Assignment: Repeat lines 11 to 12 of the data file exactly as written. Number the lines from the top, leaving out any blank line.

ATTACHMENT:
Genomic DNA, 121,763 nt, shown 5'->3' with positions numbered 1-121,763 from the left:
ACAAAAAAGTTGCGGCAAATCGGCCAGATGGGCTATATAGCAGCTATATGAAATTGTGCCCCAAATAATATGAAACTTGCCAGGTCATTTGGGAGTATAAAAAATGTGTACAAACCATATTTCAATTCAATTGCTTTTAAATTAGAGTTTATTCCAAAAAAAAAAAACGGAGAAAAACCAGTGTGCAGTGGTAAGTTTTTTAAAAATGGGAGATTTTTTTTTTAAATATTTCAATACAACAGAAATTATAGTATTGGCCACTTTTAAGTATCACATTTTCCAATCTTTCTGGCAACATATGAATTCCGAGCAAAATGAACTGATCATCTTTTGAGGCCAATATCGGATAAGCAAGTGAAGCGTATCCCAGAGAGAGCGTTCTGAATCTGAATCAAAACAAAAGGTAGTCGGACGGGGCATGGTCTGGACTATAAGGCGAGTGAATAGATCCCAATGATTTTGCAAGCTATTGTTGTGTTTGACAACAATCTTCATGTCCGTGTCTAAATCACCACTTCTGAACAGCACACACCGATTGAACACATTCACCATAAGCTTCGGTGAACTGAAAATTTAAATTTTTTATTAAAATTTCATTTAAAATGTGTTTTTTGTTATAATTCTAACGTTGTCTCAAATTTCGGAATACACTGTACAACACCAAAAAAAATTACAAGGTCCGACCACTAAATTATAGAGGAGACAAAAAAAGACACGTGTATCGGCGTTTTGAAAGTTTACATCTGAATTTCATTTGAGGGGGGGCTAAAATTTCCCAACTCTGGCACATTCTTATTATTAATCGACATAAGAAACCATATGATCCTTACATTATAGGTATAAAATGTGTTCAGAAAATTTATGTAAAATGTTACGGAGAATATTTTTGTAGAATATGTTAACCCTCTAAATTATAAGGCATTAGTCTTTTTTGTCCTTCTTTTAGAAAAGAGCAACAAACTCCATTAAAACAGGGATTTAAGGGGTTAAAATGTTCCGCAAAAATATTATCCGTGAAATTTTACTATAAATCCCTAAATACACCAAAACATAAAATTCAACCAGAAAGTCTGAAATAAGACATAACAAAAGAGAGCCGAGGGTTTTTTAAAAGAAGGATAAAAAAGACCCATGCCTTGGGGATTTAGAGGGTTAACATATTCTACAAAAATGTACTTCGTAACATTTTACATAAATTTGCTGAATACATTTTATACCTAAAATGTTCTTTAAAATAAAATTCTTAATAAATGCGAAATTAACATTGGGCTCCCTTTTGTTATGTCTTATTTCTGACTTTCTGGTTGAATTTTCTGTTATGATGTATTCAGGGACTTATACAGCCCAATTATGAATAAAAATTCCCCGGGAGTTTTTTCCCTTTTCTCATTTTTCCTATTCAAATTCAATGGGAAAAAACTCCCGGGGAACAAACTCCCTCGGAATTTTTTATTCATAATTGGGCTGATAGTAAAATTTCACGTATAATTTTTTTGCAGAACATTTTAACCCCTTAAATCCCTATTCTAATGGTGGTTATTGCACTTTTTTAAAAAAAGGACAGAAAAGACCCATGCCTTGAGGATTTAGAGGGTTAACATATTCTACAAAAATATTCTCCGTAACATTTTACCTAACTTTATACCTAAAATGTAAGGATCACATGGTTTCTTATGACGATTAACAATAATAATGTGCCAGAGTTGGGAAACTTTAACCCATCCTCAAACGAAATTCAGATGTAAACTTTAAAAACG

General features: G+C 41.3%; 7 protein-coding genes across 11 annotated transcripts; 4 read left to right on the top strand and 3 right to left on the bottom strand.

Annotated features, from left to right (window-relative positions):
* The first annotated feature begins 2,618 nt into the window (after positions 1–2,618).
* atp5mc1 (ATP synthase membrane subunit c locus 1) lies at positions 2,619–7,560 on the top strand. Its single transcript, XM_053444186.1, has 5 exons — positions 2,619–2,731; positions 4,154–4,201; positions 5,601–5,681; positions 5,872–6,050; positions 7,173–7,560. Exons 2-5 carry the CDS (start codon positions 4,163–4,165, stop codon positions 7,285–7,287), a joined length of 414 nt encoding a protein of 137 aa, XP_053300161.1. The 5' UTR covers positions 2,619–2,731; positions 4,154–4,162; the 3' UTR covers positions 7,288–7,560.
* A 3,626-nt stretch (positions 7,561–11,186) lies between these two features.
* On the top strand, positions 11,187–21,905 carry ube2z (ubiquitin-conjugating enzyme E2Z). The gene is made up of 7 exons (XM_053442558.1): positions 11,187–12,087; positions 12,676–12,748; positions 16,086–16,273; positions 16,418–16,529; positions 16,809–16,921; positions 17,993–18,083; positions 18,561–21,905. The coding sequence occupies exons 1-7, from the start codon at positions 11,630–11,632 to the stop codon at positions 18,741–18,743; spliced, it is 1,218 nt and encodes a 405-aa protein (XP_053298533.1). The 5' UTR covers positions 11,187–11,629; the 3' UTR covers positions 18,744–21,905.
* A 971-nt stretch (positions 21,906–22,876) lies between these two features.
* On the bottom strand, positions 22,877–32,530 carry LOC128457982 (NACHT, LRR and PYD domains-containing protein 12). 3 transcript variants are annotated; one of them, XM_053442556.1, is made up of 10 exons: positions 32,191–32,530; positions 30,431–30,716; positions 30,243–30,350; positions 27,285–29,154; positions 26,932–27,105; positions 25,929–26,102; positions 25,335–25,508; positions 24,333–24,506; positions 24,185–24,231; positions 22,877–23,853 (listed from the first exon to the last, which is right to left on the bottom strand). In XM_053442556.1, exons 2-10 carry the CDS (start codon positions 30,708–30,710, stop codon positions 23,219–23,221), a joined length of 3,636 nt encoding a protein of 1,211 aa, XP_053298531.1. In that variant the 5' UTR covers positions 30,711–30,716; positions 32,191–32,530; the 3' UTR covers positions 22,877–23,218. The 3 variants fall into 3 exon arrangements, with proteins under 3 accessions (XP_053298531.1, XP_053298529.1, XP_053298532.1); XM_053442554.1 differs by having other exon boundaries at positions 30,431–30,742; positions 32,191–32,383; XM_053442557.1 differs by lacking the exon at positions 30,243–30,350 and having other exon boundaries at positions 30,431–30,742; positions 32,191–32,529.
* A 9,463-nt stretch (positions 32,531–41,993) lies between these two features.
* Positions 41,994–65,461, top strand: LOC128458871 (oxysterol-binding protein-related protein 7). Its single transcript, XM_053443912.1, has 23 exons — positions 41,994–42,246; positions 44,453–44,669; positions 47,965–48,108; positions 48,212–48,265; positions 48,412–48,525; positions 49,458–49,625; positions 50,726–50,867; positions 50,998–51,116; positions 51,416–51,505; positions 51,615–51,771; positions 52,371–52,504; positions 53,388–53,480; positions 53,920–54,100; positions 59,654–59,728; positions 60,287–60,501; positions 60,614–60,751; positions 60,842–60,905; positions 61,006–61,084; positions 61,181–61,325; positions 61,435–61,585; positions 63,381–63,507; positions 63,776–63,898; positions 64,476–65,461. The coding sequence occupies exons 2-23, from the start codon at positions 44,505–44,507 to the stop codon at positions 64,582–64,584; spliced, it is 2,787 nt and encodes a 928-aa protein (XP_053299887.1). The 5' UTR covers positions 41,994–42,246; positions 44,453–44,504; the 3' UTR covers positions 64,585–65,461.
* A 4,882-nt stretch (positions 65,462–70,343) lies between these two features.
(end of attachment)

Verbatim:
* A 9,463-nt stretch (positions 32,531–41,993) lies between these two features.
* Positions 41,994–65,461, top strand: LOC128458871 (oxysterol-binding protein-related protein 7). Its single transcript, XM_053443912.1, has 23 exons — positions 41,994–42,246; positions 44,453–44,669; positions 47,965–48,108; positions 48,212–48,265; positions 48,412–48,525; positions 49,458–49,625; positions 50,726–50,867; positions 50,998–51,116; positions 51,416–51,505; positions 51,615–51,771; positions 52,371–52,504; positions 53,388–53,480; positions 53,920–54,100; positions 59,654–59,728; positions 60,287–60,501; positions 60,614–60,751; positions 60,842–60,905; positions 61,006–61,084; positions 61,181–61,325; positions 61,435–61,585; positions 63,381–63,507; positions 63,776–63,898; positions 64,476–65,461. The coding sequence occupies exons 2-23, from the start codon at positions 44,505–44,507 to the stop codon at positions 64,582–64,584; spliced, it is 2,787 nt and encodes a 928-aa protein (XP_053299887.1). The 5' UTR covers positions 41,994–42,246; positions 44,453–44,504; the 3' UTR covers positions 64,585–65,461.